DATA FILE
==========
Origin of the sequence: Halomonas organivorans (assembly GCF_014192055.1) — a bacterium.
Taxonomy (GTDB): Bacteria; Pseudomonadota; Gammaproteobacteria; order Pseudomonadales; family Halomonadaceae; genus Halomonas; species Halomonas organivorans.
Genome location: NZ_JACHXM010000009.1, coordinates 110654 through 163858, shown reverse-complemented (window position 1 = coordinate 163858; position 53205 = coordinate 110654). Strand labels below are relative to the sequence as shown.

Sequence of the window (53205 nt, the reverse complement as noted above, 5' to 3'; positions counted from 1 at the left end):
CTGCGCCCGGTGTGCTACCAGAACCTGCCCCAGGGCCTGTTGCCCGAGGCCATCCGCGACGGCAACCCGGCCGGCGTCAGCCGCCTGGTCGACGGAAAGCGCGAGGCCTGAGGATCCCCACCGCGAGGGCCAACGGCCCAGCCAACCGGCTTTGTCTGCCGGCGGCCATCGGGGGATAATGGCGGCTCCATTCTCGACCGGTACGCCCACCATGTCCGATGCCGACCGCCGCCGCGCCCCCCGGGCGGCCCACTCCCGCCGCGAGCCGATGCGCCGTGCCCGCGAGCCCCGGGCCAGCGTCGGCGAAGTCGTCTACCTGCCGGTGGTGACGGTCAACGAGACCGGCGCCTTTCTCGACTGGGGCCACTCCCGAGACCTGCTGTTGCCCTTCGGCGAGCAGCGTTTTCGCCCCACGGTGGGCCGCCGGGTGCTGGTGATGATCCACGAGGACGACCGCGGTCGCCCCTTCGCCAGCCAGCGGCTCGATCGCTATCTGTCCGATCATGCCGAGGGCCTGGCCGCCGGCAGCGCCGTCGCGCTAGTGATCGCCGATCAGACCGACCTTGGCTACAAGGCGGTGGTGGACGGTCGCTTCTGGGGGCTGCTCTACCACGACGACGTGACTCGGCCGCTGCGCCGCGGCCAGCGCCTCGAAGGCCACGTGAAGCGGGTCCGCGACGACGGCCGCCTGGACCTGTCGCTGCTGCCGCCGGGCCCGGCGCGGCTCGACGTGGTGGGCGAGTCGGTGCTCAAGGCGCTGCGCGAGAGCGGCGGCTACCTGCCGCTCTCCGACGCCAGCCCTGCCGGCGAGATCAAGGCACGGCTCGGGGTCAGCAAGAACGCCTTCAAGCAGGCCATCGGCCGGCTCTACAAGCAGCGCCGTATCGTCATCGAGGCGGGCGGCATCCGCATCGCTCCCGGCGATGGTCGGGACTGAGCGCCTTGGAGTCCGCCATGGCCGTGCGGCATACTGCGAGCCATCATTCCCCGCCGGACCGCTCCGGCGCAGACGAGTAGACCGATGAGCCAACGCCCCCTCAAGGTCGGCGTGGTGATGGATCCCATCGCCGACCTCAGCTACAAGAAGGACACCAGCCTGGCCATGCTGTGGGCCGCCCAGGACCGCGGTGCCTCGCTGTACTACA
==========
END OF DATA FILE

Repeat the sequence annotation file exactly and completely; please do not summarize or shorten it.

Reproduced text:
Origin of the sequence: Halomonas organivorans (assembly GCF_014192055.1) — a bacterium.
Taxonomy (GTDB): Bacteria; Pseudomonadota; Gammaproteobacteria; order Pseudomonadales; family Halomonadaceae; genus Halomonas; species Halomonas organivorans.
Genome location: NZ_JACHXM010000009.1, coordinates 110654 through 163858, shown reverse-complemented (window position 1 = coordinate 163858; position 53205 = coordinate 110654). Strand labels below are relative to the sequence as shown.

Sequence of the window (53205 nt, the reverse complement as noted above, 5' to 3'; positions counted from 1 at the left end):
CTGCGCCCGGTGTGCTACCAGAACCTGCCCCAGGGCCTGTTGCCCGAGGCCATCCGCGACGGCAACCCGGCCGGCGTCAGCCGCCTGGTCGACGGAAAGCGCGAGGCCTGAGGATCCCCACCGCGAGGGCCAACGGCCCAGCCAACCGGCTTTGTCTGCCGGCGGCCATCGGGGGATAATGGCGGCTCCATTCTCGACCGGTACGCCCACCATGTCCGATGCCGACCGCCGCCGCGCCCCCCGGGCGGCCCACTCCCGCCGCGAGCCGATGCGCCGTGCCCGCGAGCCCCGGGCCAGCGTCGGCGAAGTCGTCTACCTGCCGGTGGTGACGGTCAACGAGACCGGCGCCTTTCTCGACTGGGGCCACTCCCGAGACCTGCTGTTGCCCTTCGGCGAGCAGCGTTTTCGCCCCACGGTGGGCCGCCGGGTGCTGGTGATGATCCACGAGGACGACCGCGGTCGCCCCTTCGCCAGCCAGCGGCTCGATCGCTATCTGTCCGATCATGCCGAGGGCCTGGCCGCCGGCAGCGCCGTCGCGCTAGTGATCGCCGATCAGACCGACCTTGGCTACAAGGCGGTGGTGGACGGTCGCTTCTGGGGGCTGCTCTACCACGACGACGTGACTCGGCCGCTGCGCCGCGGCCAGCGCCTCGAAGGCCACGTGAAGCGGGTCCGCGACGACGGCCGCCTGGACCTGTCGCTGCTGCCGCCGGGCCCGGCGCGGCTCGACGTGGTGGGCGAGTCGGTGCTCAAGGCGCTGCGCGAGAGCGGCGGCTACCTGCCGCTCTCCGACGCCAGCCCTGCCGGCGAGATCAAGGCACGGCTCGGGGTCAGCAAGAACGCCTTCAAGCAGGCCATCGGCCGGCTCTACAAGCAGCGCCGTATCGTCATCGAGGCGGGCGGCATCCGCATCGCTCCCGGCGATGGTCGGGACTGAGCGCCTTGGAGTCCGCCATGGCCGTGCGGCATACTGCGAGCCATCATTCCCCGCCGGACCGCTCCGGCGCAGACGAGTAGACCGATGAGCCAACGCCCCCTCAAGGTCGGCGTGGTGATGGATCCCATCGCCGACCTCAGCTACAAGAAGGACACCAGCCTGGCCATGCTGTGGGCCGCCCAGGACCGCGGTGCCTCGCTGTACTACA